Poster Topical Area: Dietary Bioactive Components
Location: Hall D
Poster Board Number: 278
Objectives: Diet is a central pathogenetic element for the development of heart disease and heart failure. Indeed, studies have linked diet to regulation of genes that promote pathological cardiac enlargement. Emerging data suggest this diet-gene interaction is mediated by epigenetic regulation. The study objective was to test the hypothesis that dietary histone deacetylase (HDAC) inhibitors stop pathological cardiac hypertrophy via epigenetic regulation of gene expression.
Methods: To test our postulate, we used neonatal rat ventricular myocytes (NRVMs) stimulated with phenylephrine (PE, 10 μM) or phorbol myristate acetate (PMA, 50 nM) to induce receptor- or intracellular-mediated pathological cardiac hypertrophy. NRVMs were further co-treated with vehicle or one of 18 dietary HDAC inhibitors (10 μM) previously identified by our lab. The classic pan-HDAC inhibitor Trichostatin A (TSA, 200 nM) was used as a positive control. NRVMs were treated for 48 hours. Cells were then fixed for immunostaining of cell size, lysed for protein expression examining HDAC activity and histone acetylation or isolated for RNA for RNA sequencing and quantitative PCR. A minimum of three experiments, with an n>3 per group was performed and data was quantified and normalized per standard procedure. One-way ANOVA with Tukey's post-hoc was performed. P≤0.05 was considered significant.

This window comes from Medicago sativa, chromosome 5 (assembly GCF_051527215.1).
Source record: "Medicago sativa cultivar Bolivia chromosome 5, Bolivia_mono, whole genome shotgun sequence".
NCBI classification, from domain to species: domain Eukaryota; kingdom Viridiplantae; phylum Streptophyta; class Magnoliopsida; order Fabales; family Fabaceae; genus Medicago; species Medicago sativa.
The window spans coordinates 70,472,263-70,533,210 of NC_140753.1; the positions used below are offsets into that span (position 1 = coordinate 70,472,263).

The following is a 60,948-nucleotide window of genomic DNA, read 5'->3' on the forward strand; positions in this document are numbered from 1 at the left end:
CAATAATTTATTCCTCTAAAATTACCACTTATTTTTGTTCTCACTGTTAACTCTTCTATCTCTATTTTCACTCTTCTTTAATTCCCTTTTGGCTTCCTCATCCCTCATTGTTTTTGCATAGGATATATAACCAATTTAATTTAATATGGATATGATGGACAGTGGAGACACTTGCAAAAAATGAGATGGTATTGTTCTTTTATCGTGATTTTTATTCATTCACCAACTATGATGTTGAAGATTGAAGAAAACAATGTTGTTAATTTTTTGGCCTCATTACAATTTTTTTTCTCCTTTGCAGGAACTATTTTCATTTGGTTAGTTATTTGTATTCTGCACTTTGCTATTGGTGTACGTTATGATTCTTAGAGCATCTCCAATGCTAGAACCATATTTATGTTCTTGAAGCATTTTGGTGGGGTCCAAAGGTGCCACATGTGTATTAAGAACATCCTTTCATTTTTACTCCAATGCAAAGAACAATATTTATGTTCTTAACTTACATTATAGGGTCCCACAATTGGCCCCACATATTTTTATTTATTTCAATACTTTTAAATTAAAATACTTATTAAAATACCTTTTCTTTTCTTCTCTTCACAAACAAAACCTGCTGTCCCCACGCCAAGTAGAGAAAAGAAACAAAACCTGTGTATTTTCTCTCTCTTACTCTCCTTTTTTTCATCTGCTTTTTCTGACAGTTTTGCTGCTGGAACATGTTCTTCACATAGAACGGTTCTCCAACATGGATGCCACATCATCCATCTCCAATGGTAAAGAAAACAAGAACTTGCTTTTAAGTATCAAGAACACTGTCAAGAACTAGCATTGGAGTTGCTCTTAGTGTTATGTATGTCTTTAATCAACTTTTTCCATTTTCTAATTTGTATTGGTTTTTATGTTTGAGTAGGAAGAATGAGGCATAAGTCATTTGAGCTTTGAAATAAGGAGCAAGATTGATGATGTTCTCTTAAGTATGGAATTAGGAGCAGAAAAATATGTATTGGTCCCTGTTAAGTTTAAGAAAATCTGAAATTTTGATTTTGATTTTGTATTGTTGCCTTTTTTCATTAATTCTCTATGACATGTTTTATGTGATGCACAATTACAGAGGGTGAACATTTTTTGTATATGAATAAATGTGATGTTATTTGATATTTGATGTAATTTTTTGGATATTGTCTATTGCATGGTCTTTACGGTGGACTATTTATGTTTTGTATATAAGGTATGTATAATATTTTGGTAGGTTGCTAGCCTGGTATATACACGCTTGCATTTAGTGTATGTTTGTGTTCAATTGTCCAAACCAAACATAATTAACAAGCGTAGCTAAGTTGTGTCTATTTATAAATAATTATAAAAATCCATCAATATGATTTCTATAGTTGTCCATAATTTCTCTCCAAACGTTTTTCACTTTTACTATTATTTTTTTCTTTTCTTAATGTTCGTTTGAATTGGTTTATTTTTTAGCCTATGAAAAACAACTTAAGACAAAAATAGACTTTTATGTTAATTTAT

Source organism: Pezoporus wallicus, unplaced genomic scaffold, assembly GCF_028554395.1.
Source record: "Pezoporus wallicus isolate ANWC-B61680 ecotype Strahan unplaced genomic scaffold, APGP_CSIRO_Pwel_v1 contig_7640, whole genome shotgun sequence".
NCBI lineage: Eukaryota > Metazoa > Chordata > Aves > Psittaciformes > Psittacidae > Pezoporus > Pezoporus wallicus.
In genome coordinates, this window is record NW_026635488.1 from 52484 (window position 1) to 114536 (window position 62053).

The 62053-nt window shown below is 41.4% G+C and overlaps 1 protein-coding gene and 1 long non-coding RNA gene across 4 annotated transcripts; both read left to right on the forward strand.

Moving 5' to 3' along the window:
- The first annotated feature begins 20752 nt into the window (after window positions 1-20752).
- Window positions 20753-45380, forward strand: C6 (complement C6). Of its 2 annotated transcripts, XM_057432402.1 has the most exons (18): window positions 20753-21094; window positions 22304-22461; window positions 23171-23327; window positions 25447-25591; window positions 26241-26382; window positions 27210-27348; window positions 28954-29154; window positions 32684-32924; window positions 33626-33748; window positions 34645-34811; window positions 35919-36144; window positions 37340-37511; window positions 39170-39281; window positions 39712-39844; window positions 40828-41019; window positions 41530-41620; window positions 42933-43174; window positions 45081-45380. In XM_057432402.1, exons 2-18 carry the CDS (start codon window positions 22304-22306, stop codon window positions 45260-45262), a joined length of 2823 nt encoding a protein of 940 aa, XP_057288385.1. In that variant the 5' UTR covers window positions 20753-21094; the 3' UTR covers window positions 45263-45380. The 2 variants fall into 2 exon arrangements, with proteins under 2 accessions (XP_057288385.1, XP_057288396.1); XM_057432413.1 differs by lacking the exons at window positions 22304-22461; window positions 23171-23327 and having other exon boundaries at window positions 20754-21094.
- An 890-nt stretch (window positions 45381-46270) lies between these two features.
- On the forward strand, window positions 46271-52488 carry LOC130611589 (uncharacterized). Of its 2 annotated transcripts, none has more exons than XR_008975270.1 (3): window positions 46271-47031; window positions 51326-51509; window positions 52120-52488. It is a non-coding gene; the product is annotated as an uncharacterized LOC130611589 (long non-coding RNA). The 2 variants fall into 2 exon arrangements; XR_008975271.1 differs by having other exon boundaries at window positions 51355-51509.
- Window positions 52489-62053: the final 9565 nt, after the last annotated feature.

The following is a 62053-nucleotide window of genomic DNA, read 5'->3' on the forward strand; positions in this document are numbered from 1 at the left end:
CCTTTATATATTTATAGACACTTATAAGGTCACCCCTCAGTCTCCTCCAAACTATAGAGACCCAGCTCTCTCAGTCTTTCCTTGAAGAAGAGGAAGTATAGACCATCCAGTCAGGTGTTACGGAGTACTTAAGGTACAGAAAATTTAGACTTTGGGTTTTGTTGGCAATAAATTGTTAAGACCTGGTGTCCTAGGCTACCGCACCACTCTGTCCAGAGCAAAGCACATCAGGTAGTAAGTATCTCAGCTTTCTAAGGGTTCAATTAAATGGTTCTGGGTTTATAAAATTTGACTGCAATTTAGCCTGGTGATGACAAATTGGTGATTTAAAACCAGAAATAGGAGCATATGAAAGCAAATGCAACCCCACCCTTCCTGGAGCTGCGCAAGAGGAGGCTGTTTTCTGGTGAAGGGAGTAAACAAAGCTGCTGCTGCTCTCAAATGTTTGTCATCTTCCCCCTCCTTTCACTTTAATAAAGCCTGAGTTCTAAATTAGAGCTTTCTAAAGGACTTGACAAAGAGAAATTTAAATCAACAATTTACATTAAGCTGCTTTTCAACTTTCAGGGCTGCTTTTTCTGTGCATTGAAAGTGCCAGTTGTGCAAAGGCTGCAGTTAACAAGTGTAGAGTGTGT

Results: Of the 18 dietary compounds, six attenuated pathological cardiac hypertrophy in response to PE and PMA. However, only Emodin significantly inhibited HDAC activity that corresponded to increased histone acetylation in NRVMs. Similar to the classic pan-HDAC inhibitor TSA, Emodin attenuated hypertrophic gene expression, suggesting an epigenetic role for this bioactive compound. Of note, rhubarb, which is enriched in emodin was also found to inhibit cardiac hypertrophy and HDAC activity in NRVMs.
Conclusions: Five-year mortality rates following heart failure diagnosis approximate 50%, highlighting a critical need for improved therapeutic strategies. Findings from our study highlight Emodin and Emodin-enriched foods as cardioprotective via epigenetic regulation of global gene expression. Thus, these data point to epigenetic modifiers in our diet that have the potential to prevent or treat heart disease.
University of Nevada, Reno